“We need that (shot to go down),” Henson said. “We need him to get back the way he was his first two years. He was on a pretty good trajectory as a freshman and sophomore, and then, our shooting woes got contagious last year.

“He hasn’t been shooting it well up to this point but he had a good day today. Driving it. Driving it and kicking it.”

Czumbel’s calling card this year will be his defense.

“He just sticks his nose in there. He can blow up a dribble-handoff. He can help and switch onto bigger guys. He’s physical. He’s just relentless on that end.”

Roadrunners display ‘great energy’ in opening workout

Josh Farmer at the first official UTSA men's basketball practice of the season on Sept. 26, 2022, at the Convocation Center. - photo by Joe Alexander

Sophomore Josh Farmer continued to practice well as the UTSA Roadrunners opened full-session, preseason drills Monday afternoon. – Photo by Joe Alexander

Hoping to rebound from last year’s season of discontent, the UTSA men’s basketball team engaged in an intense 2 and 1/2-hour practice Monday afternoon on the first day of full-session, preseason drills.

“I was not surprised that they came with great energy and excitement,” Coach Steve Henson said. “I was hoping (they) would. We’ve been together a lot. All but one (of the scholarship) players were here this summer.

Jacob Germany at the first official UTSA men's basketball practice of the season on Sept. 26, 2022, at the Convocation Center. - photo by Joe Alexander

Center Jacob Germany, the team’s leading scorer last year, sat out the practice as he awaits medical clearance. – Photo by Joe Alexander

“(We) had a great summer,” Henson said. “Had four great weeks this fall. You always want your first official practice to have a different excitement level to it, and I think it did. They came in and played with great energy.”

Sitting out the practice were 6-11 senior Jacob Germany and 7-foot transfer Carlton Linguard, Jr. Linguard’s absence was expected. He’s been working back slowly from a left knee injury since he arrived on campus. With Germany, a medical issue surfaced last week.

After experiencing what was described as “discomfort” in his chest, the UTSA center sat out at least two practices last week. UTSA still hasn’t heard from a doctor on the results of tests conducted last Friday.

“He got the tests done late last week,” Henson said. “We’re still waiting. As soon as the doc gets a look at the results, we’ll have an answer. We were hoping to have that this morning. Just didn’t have it.

“Now we’re hoping for tomorrow. If we can get that, we’re hoping he can practice tomorrow, if everything goes well.”

Henson said he is optimistic about a positive outcome. Germany, who averaged 15.2 points and 7.3 rebounds last year, said he’s taking it “day by day” and hoping for a return in the next few days.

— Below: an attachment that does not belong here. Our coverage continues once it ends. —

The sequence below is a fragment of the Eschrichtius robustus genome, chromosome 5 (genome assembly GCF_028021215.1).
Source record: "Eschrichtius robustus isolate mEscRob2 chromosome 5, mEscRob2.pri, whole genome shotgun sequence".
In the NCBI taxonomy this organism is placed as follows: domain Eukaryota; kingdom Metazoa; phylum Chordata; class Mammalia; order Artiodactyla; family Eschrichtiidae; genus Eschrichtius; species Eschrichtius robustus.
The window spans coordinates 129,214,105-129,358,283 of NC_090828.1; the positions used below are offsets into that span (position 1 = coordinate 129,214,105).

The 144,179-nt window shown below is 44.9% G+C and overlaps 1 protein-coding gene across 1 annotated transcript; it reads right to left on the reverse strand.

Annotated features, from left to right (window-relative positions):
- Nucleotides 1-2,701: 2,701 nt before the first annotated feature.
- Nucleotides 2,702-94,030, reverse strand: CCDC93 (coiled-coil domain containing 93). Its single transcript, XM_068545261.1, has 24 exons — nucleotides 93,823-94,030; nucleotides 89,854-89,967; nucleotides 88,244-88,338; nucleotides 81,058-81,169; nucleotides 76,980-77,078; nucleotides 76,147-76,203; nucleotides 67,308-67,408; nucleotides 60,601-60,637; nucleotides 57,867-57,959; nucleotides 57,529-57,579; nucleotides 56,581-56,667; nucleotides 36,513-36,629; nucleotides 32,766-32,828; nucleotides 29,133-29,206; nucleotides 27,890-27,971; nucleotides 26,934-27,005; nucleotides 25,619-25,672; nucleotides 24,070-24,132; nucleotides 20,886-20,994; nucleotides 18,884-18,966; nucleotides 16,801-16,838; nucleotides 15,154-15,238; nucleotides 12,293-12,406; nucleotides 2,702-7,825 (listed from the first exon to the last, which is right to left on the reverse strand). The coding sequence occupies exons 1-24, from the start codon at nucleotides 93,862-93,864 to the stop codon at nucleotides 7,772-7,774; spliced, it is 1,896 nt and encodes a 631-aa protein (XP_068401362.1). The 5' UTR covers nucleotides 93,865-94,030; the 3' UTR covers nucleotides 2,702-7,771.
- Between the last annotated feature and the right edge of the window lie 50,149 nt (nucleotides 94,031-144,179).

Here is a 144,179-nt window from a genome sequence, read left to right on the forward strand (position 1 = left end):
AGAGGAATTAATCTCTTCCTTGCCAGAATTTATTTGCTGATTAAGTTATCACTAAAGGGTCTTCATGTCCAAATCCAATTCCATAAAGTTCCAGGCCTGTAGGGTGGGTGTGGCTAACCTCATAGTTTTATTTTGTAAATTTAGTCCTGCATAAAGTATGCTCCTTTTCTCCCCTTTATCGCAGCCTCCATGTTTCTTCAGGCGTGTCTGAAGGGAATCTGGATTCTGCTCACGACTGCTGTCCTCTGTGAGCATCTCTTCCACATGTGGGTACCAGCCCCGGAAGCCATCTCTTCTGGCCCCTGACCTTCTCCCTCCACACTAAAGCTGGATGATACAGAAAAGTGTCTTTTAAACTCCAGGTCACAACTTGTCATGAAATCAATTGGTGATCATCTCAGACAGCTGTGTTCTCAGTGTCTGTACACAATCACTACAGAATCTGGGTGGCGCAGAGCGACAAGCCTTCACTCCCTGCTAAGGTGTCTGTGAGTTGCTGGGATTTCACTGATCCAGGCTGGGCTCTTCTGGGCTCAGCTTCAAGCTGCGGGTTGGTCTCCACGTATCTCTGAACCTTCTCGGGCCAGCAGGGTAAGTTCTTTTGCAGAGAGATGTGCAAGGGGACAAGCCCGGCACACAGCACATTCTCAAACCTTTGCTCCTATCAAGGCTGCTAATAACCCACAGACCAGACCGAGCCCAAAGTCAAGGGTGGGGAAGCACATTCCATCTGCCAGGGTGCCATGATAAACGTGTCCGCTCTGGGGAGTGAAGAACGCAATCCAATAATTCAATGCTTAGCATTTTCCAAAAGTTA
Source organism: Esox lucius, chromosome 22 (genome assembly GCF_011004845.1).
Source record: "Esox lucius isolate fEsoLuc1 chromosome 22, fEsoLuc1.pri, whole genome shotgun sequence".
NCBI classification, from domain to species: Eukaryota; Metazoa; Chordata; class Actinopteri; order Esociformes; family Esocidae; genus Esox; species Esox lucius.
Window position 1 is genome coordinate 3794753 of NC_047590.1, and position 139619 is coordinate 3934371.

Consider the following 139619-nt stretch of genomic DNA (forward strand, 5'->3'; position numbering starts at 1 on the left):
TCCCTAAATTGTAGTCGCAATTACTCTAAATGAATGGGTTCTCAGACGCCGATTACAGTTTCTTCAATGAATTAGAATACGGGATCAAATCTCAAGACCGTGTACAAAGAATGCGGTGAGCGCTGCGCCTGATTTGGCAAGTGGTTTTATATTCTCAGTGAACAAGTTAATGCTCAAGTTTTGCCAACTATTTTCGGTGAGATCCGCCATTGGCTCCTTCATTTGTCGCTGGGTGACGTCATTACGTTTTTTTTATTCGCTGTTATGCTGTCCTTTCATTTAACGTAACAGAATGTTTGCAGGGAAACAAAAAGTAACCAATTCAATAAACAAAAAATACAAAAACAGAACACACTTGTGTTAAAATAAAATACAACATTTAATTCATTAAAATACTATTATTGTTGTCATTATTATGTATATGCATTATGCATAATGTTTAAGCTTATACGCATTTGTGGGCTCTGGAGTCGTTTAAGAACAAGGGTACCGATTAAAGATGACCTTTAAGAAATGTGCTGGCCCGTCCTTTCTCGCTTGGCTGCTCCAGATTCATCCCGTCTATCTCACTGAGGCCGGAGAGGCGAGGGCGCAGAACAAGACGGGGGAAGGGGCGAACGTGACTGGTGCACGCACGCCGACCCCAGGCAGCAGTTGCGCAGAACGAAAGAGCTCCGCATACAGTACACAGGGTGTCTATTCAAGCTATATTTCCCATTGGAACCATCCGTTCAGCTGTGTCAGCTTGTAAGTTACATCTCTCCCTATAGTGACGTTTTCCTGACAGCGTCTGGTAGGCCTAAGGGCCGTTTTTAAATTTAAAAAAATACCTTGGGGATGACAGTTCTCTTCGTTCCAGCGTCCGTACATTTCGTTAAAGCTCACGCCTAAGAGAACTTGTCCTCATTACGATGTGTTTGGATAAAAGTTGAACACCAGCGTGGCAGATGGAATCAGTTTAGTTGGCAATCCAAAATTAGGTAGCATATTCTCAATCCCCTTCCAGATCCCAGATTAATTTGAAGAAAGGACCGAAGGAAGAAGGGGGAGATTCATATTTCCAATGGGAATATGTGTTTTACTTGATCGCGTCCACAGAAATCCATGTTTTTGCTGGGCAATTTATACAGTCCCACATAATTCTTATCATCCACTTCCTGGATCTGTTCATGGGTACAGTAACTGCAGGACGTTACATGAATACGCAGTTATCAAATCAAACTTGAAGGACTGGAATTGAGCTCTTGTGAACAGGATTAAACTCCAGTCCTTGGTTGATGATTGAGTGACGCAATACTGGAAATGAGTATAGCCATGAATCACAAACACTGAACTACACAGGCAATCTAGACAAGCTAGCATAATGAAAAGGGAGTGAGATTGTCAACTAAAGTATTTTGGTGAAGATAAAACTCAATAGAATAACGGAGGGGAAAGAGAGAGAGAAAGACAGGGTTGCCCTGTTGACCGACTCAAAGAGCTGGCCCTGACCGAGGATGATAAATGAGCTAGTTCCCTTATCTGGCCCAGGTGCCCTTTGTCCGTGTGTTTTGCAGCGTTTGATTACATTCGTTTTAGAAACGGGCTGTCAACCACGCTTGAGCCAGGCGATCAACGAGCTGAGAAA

Steve Henson at the first official UTSA men's basketball practice of the season on Sept. 26, 2022, at the Convocation Center. - photo by Joe Alexander

Coach Steve Henson said he liked the energy on the team’s first ‘official’ practice of the preseason. – Photo by Joe Alexander

“I’m feeling good and healthy so I’m hoping sometime this week,” Germany said. “But you never know. It’s in God’s hands.”

Asked his level of concern, Germany was philosophical.

“Oh, it’s all part of the plan,” he said. “So I’m not concerned at all, whatever happens to me. We’ve got a great training staff here. The coaches are always in contact with them. We’re close to UT Health. All these factors are really good, so I’m not too concerned.”

In keeping with a trend from the last few weeks, a trio of players including Josh Farmer, Lamin Sabally and Aleu Aleu enjoyed strong practices.

Combined with continued steady play from backcourt newcomers Japhet Medor and John Buggs III, the Roadrunners looked as if they might have some potential — even though it’s extremely early — to bounce back from last year’s 10-22 record.

A lot, naturally, will depend on Germany’s status.

Also, Linguard is a key. When the Kansas State transfer from Stevens High School in San Antonio gets healthy, he can begin practice. To play, he’ll need clearance on an academics-related matter from the NCAA.

If all that happens, the Roadrunners could have the makings of a front line that could cause problems for a lot of the teams on their schedule.

A front line contingent that potentially could go 7-feet (Linguard), 6-11 (Germany), 6-9 (Farmer), 6-9 (Massal Diouf), 6-8 (Aleu) and 6-7 (Sabally) is intriguing.

“We could have a huge front line out there that could really help us,” Germany said.

Since June, the returning players and newcomers have worked out on most days for an hour or so. It was all tied to an NCAA rule restricting players’ time spent with coaches and staff to eight hours a week.

But from now until the start of the season in November, the Roadrunners will be allowed to work out for 20 hours a week, which will in turn translate to some long afternoons in the gym.

The increased workload in the first “official” practice of the new season didn’t seem to faze the players.

Players were hustling non-stop in drills that stretched from 3:00 – 5:30 p.m.

Henson said Farmer, a sophomore from Houston, enjoyed a big day on Monday. He was active on the boards, switched to guard players driving to the rim and generated some offense, as well.

Near the end of the session, he deflected a pass, gathered it in, and raced for a layup. Soon thereafter, Farmer hit a three pointer.

“Today, Josh really stood out,” Henson said. “He got a ton of reps because we were short-handed. So, Josh was terrific. I was most proud of him early in the practice. He missed a couple of threes, but then he went down and redeemed himself on the defensive end.

“He was flying around, blocking shots.”

Monday’s video highlights

Josh Farmer

Aleu Aleu

Lamin Sabally